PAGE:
Carmen seedling...on it's way to calling it quits

It’s not damping off as the seedling dies from the top down and the base is not pinched.  I also doubt it’s the Pro Mix as I didn’t have this issue with any of the other varieties.

Luckily I won’t be without Carmen’s as two of the seedlings did make it but I’ll have to substitute out the other two with different varieties.

When I sow pepper seeds, I always sow extras for all of the varieties as you never know when you will have an issue.  I don’t pinch out the extras until all the seedlings are well on their way as often, by the time you realize that you have a problem, it's much too late to start over.

“Enjoy the little things, for one day you may look back and realize they were the big things” ~~ Robert Brault

25 comments:

  1. Your peppers did fantastic last year, how wonderful. But it's strange about your yellowing Carmen seedlings. Makes me wonder what's happening with them.

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    1. Thanks Phuong - I was thrilled by the peppers performance as that's one crop we love. And since I can freeze them, I've not purchased any peppers since!

      I'm stumped by what's happened to those seedlings but grateful that they were the only ones affected.

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  2. I don't track the per plant performance (although an excellent indicator) but I recall having at least 6-7 Feher Ozen peppers per plant, whether in my greenhouse or outside. They were fantastic!

    Thank you for the reminder that I also used mycorrhizae last year, and I better pick some up soon!

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    1. I do like knowing how much I get per plant, on average, as this helps me guage how much of each variety I should grow.

      I recall how amazingly productive your Feher Ozen was - mine was good, but not nearly that good. It was in a shadier part of the bed, so hopefully I'll remember to give it a better spot this year.

      And I'm certain that the mycorrhizae made a big difference in the pepper yield so it's now on my permanent amendment list.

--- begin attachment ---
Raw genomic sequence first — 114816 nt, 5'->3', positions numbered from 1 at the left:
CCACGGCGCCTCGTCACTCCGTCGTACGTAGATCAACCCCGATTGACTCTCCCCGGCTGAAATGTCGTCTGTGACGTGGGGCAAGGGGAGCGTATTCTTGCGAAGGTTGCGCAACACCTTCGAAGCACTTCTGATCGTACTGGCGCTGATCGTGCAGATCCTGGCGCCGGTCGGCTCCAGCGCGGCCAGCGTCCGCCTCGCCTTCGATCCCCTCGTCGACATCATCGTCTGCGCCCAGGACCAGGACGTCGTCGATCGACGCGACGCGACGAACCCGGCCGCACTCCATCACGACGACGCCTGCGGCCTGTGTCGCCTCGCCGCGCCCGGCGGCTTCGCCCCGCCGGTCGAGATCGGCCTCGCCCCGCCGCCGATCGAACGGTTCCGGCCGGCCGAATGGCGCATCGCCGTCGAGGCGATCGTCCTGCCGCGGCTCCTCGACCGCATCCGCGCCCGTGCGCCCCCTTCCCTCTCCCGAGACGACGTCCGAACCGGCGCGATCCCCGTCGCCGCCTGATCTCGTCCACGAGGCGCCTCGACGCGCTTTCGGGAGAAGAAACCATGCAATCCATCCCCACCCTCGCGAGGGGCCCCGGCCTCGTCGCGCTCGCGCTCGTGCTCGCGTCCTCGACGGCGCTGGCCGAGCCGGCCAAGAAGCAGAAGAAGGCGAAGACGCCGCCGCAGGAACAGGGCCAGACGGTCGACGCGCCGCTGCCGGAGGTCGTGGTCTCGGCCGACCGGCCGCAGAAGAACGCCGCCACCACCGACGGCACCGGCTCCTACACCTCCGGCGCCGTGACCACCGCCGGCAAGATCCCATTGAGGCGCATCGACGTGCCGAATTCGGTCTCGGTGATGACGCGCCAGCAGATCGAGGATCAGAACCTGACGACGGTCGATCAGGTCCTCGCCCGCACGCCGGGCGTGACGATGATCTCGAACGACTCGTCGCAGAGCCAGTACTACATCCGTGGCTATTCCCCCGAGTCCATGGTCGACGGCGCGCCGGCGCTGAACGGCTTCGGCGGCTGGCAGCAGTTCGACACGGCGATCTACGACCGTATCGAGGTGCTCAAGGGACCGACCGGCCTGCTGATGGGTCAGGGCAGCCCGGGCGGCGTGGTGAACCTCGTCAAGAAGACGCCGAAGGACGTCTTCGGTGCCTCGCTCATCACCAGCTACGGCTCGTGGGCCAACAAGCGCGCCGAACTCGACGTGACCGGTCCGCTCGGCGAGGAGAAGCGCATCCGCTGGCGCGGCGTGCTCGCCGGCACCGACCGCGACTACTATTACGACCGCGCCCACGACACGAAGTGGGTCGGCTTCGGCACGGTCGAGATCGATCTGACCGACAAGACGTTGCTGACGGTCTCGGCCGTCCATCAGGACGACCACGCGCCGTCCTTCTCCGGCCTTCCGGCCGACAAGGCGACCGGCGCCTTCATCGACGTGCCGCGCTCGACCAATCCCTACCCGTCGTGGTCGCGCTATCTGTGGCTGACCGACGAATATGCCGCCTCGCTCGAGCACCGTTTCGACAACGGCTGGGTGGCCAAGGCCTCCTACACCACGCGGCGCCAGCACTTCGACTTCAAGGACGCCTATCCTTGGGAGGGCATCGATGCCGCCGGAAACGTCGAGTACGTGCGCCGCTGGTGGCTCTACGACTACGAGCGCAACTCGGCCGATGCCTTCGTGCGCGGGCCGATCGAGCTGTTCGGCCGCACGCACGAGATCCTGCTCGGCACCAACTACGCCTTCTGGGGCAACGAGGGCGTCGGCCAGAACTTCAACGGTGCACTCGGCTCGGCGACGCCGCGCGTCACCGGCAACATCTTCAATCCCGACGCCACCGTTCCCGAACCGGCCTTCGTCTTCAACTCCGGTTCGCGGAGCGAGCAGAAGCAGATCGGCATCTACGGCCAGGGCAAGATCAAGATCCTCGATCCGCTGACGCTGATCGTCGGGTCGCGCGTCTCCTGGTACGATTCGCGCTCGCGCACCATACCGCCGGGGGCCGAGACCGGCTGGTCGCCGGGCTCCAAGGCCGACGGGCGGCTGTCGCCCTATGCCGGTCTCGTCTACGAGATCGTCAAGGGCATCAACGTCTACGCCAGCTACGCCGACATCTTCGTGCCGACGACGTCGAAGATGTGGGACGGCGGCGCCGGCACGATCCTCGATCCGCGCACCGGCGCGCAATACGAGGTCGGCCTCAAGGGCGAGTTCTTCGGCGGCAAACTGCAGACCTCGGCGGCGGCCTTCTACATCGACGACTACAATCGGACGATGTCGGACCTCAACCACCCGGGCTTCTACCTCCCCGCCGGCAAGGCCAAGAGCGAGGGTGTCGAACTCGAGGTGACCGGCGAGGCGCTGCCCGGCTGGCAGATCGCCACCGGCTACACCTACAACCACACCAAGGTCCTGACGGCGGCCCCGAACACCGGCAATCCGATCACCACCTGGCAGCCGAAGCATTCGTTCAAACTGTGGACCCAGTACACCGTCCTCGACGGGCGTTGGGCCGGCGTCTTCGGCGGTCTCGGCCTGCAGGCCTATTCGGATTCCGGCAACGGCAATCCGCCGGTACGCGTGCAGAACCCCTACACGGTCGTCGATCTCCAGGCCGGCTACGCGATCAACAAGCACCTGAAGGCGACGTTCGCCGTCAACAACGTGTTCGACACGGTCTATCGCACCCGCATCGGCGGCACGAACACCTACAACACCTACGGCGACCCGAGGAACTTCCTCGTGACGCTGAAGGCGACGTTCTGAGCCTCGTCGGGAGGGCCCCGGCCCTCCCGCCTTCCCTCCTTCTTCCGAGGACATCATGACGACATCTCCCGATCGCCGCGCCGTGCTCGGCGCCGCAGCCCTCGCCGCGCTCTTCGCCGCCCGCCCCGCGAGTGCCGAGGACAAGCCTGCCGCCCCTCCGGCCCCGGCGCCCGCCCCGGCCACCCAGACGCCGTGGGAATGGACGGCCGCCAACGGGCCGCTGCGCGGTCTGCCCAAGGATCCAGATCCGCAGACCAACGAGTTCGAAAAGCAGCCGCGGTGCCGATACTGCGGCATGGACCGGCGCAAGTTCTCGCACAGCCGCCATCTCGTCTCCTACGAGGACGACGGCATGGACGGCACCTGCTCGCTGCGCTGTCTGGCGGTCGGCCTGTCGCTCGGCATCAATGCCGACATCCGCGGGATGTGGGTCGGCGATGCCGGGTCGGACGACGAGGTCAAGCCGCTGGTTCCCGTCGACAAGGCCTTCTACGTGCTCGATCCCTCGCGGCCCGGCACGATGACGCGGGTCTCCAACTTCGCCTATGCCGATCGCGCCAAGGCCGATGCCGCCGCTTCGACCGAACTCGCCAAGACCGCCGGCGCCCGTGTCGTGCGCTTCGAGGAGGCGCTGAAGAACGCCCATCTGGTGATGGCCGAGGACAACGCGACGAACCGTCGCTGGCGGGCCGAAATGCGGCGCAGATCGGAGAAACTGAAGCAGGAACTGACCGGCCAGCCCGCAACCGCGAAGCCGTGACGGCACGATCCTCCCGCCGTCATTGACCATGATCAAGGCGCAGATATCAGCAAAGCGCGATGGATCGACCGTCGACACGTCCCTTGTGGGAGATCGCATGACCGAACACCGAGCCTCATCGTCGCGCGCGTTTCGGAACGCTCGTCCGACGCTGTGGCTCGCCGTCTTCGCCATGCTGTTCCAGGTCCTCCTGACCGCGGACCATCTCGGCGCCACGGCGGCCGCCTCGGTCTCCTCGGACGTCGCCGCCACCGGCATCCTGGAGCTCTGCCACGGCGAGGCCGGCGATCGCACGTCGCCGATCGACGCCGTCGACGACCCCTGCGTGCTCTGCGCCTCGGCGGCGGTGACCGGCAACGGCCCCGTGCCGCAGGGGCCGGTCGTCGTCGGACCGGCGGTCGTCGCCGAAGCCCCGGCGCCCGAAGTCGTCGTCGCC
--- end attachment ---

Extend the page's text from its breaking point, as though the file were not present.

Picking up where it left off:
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  3. It would be good to be able to grow peppers outdoors. We are limited by space in the greenhouse alongside the tomatoes and aubergines.

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    1. Well, I wish I could say that I didn't have enough space in the greenhouse, but I'd have to have one first! A wish list item for sure.

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  4. My dear, you need to work at one of the major seed houses--your notes are meticulous!!

    I'm so sorry you had a problem with your favorite variety---doesn't that seem to always be the way it is?!?!?

    Wishing you a terrific pepper year. But this year, let's try it without all the heat and humidity, ok?
    ;)

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    1. Ha ha - I have to say that working at William Dam is actually something I've thought about as they are fairly close by - I just need more hours in the day!

      Yup - it is always that favourite variety that has issues. Thankfully, a couple of them made it through so I'll not be without this year - and I've made a BIG note to get new seed next year :)

      I'm with you on the heat and humidity - the peppers may have loved it but I definitely did NOT! I would gladly sacrifice a few peppers to be able to spend more time (comfortably!) in the garden.

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  5. That yellowing is strange, a problem I haven't had before, but there's always a first time...

    I haven't declared what varieties I'm growing yet, waiting upon some germination, but I will admit to sowing some Odessa Market seeds, that's one of my favorites.

    I hope you have a great pepper year!

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    1. Thanks Michelle! The issue with Carmen is strange, isn't it? I'm wondering if it's a seed borne disease as it was limited to that variety - perhaps not all the seeds were infected, which is why a few made it. I won't be taking any chances next year, so new seed is on the purchase list.

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  6. You sure do no a lot about peppers and I wish I could keep records half that good! Nancy